Second thing, Congress needs to pass a law institutionalizing generally accepted accounting principles for government. Call it the Government Auditing and Accountability and Responsibility Act.
third thingDigitizing and putting such information online wouldn’t be a bad idea too. Might even help auditors you know, check.
Freedom of Information Act
A lot of people have suggested that Freedom of Information Act would be a good thing to have. Well, the sad part though is that while we’re waiting for FOI to come online, President Aquino’s government has employed Open Government.
It isn’t perfect. Call it a proto-version. Data is being published by the Department of Budget and Management on PDAF releases for example. GovPH has published information on DAP— since 2011, for example, and the budget is also on the DBM website. The Commission on Audit also has a website releasing information to the public.
So all this is great to have. This is great for the media looking for information. Granted things like a member of Congress’ statement of assets and liabilities is still very much hard to come by, there is already some information out there to crunch.
The major news outfits have used this information to good effect. Both ABS-CBN news and GMA 7 for example have had news items on farmer groups who didn’t receive monies. The Philippine Center for Investigative Journalism for example recently started to tell the story of SAROs in chaos, DAP deals sans plans, ‘systems errors’ at DBM.
So the information being published by the government is a good start and media is taking all this to good effect.
That said, what is the Fifth Estate doing with the information? There doesn’t seem to be a credible analysis of all this data? Too few have blogged about it. And fewer still are parsing the data. Is it beyond the Fifth Estate?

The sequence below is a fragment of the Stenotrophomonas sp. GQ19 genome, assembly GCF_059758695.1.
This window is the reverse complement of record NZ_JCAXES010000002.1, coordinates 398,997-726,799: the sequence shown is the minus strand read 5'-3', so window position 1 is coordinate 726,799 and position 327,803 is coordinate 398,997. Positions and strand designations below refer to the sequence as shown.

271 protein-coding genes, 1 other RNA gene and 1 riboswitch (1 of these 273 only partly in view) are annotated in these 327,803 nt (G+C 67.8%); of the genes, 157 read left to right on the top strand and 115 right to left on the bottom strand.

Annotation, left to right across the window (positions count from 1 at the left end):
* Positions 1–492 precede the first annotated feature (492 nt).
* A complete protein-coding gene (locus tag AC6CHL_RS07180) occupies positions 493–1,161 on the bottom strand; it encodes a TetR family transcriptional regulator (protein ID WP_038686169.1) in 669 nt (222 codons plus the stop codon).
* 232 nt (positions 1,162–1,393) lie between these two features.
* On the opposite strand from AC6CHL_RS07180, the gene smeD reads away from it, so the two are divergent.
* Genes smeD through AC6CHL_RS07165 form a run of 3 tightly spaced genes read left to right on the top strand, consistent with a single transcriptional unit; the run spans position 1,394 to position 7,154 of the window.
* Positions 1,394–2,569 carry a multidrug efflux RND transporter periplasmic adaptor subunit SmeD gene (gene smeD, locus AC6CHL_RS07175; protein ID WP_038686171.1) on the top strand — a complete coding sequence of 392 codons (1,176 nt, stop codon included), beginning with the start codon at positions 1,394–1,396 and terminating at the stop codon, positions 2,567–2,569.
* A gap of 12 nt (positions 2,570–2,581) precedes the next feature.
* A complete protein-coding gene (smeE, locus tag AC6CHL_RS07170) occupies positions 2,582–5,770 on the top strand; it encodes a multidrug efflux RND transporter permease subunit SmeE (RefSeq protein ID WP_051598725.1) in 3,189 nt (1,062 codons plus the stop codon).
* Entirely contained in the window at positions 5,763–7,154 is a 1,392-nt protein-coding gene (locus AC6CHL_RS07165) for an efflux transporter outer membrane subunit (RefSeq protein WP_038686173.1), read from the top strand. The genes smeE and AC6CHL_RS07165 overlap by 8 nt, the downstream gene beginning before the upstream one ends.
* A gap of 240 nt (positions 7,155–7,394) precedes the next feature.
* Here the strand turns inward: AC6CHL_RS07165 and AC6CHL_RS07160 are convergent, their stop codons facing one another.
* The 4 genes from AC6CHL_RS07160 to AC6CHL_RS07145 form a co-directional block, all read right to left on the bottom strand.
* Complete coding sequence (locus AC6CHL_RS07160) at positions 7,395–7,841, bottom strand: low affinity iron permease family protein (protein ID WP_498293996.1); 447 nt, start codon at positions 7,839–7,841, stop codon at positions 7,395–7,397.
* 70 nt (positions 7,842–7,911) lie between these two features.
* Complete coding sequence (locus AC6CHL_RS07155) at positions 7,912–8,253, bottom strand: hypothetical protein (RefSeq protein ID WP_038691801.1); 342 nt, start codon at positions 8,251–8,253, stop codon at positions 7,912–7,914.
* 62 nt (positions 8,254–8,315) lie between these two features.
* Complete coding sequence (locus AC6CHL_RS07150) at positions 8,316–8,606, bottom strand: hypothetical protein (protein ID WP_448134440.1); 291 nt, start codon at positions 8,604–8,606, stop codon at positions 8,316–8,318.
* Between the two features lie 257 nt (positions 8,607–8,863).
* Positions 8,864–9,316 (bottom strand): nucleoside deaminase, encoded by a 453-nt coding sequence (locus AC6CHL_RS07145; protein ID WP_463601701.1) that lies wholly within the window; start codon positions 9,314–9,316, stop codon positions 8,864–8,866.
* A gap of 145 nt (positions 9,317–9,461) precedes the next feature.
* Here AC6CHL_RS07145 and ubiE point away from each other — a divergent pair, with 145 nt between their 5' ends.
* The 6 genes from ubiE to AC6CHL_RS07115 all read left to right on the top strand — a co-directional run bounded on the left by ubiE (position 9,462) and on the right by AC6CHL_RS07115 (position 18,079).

We live in a representative democracy. We don’t call the lower house, the “House of Representatives” for nothing. While they do write laws, part of their job is to bring issues from their district front and center on the national stage. For people in the United States, it is about bringing home the bacon. Bacon being jobs, and more jobs. In the Philippines it is about getting funding for that road that the national government overlooked. It is about funding that Barangay patrol car (village patrol car). It is about giving funding to sick people to buy medicine or pay for hospitalization because being poor, they are not covered by PhilHealth, or maybe they are but monies not enough. It is about funding scholarship programs because for some reason or another can not be funded.
For the most part, PDAF monies were used for this. Well, that was the supposed intent. So the intent not that bad. The problem of course is that this monies is being used somewhere else. Like pocketed for change. As noted above part of the solution is to enforce better accounting and auditing practice. Part of the solution is driving a clean up of DBM, COA and other agencies because they serve as a check. Lawmakers and line agencies supposedly have to check and balance each other out and the failure led to a collusion.
Looking deeply at our problem is also a lack of strategic planning. How can we push the right funding for a particular district if there is no understanding of the needs of the people from the ground?
We have to understand, what was PDAF’s reason for being? It was suppose to bring development to the grassroots level. It is a means for legislators to fund development for their district and if this is not met, what steps can we take to make it happen?
We need to push for Regional Development Councils to be more active. We need this to be made up of Local Government pushing ideas and agendas to the National Economic Development Authority, for example. So we have a big picture view of where the problems are and how to solve them. It is another way of saying, we need grassroots engagement. We need people to be pushing for their needs upstream. Granted this is easier said than done. Granted there is a lot of local officials simply muddling along. That ladies, and gentlemen is an essential piece of the puzzle.